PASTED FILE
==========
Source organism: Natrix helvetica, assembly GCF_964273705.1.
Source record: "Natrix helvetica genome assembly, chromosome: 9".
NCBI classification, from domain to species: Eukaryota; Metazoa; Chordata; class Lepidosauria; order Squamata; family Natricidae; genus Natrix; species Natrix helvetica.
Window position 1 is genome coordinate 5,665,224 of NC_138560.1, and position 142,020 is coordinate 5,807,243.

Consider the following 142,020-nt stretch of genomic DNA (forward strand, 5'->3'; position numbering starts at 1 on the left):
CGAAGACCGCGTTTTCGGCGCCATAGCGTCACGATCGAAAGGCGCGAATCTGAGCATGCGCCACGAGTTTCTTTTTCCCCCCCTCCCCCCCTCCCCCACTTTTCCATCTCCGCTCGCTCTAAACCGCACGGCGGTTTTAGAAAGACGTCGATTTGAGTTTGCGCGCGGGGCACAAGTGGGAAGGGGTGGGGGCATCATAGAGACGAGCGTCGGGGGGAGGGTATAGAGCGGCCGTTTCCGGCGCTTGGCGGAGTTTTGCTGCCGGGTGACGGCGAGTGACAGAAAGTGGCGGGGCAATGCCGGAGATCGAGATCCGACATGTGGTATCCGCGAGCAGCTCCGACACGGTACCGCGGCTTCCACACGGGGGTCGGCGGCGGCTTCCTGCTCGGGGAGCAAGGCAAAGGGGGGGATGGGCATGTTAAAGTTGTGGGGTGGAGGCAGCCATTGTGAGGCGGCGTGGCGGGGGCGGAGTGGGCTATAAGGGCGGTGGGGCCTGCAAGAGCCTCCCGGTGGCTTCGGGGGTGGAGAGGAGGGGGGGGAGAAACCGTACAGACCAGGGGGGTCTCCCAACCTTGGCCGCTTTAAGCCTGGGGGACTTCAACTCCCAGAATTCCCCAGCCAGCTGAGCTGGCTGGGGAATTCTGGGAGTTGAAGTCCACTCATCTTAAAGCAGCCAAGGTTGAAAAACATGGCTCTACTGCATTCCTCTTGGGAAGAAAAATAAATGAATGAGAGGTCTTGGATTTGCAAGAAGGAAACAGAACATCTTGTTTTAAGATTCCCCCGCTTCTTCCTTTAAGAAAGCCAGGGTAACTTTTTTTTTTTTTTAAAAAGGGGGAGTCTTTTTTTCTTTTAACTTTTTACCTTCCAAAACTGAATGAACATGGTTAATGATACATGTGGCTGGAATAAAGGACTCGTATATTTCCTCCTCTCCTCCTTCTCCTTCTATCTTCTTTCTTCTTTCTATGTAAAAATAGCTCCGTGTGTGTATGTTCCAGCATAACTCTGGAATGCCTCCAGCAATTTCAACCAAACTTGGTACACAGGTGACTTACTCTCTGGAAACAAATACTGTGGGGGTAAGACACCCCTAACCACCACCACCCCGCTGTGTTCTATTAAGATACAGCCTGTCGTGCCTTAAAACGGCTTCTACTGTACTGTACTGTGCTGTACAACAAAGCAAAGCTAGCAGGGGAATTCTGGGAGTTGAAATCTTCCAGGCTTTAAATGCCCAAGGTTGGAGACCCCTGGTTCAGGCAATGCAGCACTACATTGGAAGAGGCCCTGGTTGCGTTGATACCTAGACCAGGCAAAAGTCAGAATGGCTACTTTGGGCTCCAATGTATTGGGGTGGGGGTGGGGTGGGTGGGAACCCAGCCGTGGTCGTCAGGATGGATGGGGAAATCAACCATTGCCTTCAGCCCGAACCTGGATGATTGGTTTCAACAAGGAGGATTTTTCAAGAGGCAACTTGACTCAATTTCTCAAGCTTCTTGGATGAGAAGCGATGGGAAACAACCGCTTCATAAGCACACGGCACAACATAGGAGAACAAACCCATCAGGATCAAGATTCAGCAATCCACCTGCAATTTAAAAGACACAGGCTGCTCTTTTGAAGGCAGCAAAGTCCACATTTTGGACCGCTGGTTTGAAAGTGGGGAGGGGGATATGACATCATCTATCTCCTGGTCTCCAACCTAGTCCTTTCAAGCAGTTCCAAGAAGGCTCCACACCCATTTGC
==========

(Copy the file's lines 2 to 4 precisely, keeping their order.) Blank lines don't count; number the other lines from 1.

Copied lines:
Source record: "Natrix helvetica genome assembly, chromosome: 9".
NCBI classification, from domain to species: Eukaryota; Metazoa; Chordata; class Lepidosauria; order Squamata; family Natricidae; genus Natrix; species Natrix helvetica.
Window position 1 is genome coordinate 5,665,224 of NC_138560.1, and position 142,020 is coordinate 5,807,243.